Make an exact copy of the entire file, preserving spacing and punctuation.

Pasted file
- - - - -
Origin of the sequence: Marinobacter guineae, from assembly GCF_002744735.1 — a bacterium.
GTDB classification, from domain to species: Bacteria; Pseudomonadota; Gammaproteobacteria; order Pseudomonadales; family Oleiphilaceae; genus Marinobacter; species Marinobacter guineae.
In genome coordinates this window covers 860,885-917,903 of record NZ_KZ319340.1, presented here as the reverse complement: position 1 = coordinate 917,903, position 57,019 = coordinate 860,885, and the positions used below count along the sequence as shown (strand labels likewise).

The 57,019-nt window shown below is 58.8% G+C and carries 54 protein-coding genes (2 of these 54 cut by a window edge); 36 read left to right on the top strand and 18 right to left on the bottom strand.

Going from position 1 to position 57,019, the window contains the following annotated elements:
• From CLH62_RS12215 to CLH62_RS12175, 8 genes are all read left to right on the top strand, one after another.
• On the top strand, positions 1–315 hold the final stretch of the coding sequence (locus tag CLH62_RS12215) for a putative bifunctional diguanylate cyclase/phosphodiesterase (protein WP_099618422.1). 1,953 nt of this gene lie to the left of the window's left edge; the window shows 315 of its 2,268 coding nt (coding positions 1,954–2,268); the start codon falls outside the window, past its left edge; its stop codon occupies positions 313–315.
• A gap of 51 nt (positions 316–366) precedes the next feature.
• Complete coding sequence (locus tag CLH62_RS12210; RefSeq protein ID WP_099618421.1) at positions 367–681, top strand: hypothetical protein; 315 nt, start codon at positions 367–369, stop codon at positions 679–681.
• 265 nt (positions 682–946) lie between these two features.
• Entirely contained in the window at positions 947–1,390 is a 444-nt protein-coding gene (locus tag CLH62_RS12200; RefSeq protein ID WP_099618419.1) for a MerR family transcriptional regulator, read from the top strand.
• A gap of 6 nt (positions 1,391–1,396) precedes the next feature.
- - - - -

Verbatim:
Origin of the sequence: Marinobacter guineae, from assembly GCF_002744735.1 — a bacterium.
GTDB classification, from domain to species: Bacteria; Pseudomonadota; Gammaproteobacteria; order Pseudomonadales; family Oleiphilaceae; genus Marinobacter; species Marinobacter guineae.
In genome coordinates this window covers 860,885-917,903 of record NZ_KZ319340.1, presented here as the reverse complement: position 1 = coordinate 917,903, position 57,019 = coordinate 860,885, and the positions used below count along the sequence as shown (strand labels likewise).

The 57,019-nt window shown below is 58.8% G+C and carries 54 protein-coding genes (2 of these 54 cut by a window edge); 36 read left to right on the top strand and 18 right to left on the bottom strand.

Going from position 1 to position 57,019, the window contains the following annotated elements:
• From CLH62_RS12215 to CLH62_RS12175, 8 genes are all read left to right on the top strand, one after another.
• On the top strand, positions 1–315 hold the final stretch of the coding sequence (locus tag CLH62_RS12215) for a putative bifunctional diguanylate cyclase/phosphodiesterase (protein WP_099618422.1). 1,953 nt of this gene lie to the left of the window's left edge; the window shows 315 of its 2,268 coding nt (coding positions 1,954–2,268); the start codon falls outside the window, past its left edge; its stop codon occupies positions 313–315.
• A gap of 51 nt (positions 316–366) precedes the next feature.
• Complete coding sequence (locus tag CLH62_RS12210; RefSeq protein ID WP_099618421.1) at positions 367–681, top strand: hypothetical protein; 315 nt, start codon at positions 367–369, stop codon at positions 679–681.
• 265 nt (positions 682–946) lie between these two features.
• Entirely contained in the window at positions 947–1,390 is a 444-nt protein-coding gene (locus tag CLH62_RS12200; RefSeq protein ID WP_099618419.1) for a MerR family transcriptional regulator, read from the top strand.
• A gap of 6 nt (positions 1,391–1,396) precedes the next feature.